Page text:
On Sunday morning before we left, I met a woman in the bookstore who said she was glad I was there because she wanted to talk to me since her sister had just died of breast cancer, the same disease the woman we said the group prayer for has. She was surprised to see me there because she said she head felt “compelled” to go to the bookstore that morning. Then who should show up but the man whose daughter we prayed for! I introduced them because I thought they could bring comfort to one another and I hope they bonded.
My head was whirling from all these synchronicities, and then came the biggest one of all. The day before Starfire and Brandon were scheduled to speak, someone had come into the auditorium where we were holding our talks to try to deliver a bunch of green balloons that he said were meant for a six-year-old child. Since there were no children at the conference, we told him he had the wrong place.
Then Starfire and Brandon told about a time slip they had experienced in a shopping mall with a young boy who was carrying a red balloon. They said that they often noticed balloons around during their time slip experiences. I took the microphone and said that I’d first heard this story shortly after I’d received the Green Man Message, so I had told them to be on the lookout for green balloons and that, in fact, someone had tried to deliver a bunch of green balloons the day before. A man in the audience said, “I know where they are, they’re tied up outside,” and he went out and brought them in and we passed them out. I thought to myself, “That Buddha must be having a big laugh.”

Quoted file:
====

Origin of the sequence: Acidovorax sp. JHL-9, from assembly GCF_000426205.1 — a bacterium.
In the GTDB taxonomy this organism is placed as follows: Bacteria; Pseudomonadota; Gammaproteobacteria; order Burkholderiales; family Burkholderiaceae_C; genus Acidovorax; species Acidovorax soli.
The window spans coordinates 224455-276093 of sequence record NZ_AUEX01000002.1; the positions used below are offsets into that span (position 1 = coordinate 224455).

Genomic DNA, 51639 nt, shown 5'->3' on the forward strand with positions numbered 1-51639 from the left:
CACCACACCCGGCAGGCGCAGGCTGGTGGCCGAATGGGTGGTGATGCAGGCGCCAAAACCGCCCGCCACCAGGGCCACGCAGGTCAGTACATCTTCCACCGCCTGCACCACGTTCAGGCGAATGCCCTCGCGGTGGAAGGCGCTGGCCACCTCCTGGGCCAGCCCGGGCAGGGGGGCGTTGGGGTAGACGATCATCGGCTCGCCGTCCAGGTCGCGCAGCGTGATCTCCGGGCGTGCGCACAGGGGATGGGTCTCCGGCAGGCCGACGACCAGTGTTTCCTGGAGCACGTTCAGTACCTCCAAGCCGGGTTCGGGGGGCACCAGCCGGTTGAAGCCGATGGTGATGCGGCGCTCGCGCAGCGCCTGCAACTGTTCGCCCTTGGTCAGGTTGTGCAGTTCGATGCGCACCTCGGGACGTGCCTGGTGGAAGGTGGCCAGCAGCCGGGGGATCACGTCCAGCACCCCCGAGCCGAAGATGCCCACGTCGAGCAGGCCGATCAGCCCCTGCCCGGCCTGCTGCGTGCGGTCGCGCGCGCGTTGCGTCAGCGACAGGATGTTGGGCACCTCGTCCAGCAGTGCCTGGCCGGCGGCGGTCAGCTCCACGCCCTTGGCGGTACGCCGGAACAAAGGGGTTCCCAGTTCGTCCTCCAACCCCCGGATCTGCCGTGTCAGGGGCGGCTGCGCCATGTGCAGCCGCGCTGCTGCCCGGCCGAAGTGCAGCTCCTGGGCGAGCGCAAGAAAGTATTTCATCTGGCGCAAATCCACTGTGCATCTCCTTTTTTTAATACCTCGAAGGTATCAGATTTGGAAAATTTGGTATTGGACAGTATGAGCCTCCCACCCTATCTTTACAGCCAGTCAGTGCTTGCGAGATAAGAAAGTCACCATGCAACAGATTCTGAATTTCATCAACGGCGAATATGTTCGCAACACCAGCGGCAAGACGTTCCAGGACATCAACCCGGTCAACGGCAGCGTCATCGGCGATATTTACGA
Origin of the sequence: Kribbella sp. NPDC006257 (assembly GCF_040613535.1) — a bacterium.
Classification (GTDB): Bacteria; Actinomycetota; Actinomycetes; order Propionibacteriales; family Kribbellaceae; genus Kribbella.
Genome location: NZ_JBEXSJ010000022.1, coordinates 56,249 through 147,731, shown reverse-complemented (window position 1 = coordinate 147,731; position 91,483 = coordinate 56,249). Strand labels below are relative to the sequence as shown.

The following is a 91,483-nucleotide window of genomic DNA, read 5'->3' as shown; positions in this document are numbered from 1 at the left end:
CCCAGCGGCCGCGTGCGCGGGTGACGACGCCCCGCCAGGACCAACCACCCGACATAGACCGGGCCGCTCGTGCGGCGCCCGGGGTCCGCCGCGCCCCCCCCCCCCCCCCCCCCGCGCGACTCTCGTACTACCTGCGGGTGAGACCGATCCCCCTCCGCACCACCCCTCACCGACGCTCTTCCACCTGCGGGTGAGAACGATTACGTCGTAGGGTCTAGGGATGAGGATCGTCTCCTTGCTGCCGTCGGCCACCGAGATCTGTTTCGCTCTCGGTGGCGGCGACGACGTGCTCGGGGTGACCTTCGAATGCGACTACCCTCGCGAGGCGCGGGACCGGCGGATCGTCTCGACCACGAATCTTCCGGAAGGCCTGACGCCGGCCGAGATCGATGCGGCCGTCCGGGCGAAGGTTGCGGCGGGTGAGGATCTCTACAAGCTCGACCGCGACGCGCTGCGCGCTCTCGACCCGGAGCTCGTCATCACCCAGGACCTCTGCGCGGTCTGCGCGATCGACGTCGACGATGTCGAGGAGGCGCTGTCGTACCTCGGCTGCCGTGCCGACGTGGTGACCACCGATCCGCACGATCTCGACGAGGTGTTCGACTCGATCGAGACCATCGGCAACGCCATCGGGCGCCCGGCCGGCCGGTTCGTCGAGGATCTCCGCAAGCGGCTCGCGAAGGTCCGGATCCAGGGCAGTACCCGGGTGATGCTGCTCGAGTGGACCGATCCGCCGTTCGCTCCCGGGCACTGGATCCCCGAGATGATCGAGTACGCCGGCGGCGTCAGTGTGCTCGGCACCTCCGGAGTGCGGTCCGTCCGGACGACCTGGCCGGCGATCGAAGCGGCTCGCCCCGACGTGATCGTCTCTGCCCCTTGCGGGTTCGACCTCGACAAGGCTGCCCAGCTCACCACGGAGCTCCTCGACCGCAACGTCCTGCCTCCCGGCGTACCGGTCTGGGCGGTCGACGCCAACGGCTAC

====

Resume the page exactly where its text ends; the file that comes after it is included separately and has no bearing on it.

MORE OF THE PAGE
We had supper with Starfire and Brandon at a restaurant near the retreat before we all headed out to the highway and went our separate ways. Starfire said she’d had a vision that Whitley should start a think tank. I realized that this was the final synchronicity of the weekend because the conference HAD BEEN a think thank. So many ideas and experiences were shared that we all went home with lots of new things to ponder.
As we drove home, I reflected that I was extremely glad that, before we left, I had gone up to that trickster Buddha again and patted his belly and apologized to him. He certainly gave me a lot to think about!
UPDATE: A reader writes: “Anne’s way off, rubbing the Buddha for good luck a myth, it has nothing to do with Buddhism. In Buddhism rubbing the Buddha’s belly is considered disprespectful and BAD LUCK, not good. So it’s no wonder that ‘absolutely everything started to go wrong’ as Anne says! Take it from someone with a PhD. in Buddhist Studies: It’s not good luck to rub the Buddha’s belly. It IS good luck to offer flowers, incense and saffron-flavored water, the way they do in Thai Restaurants.”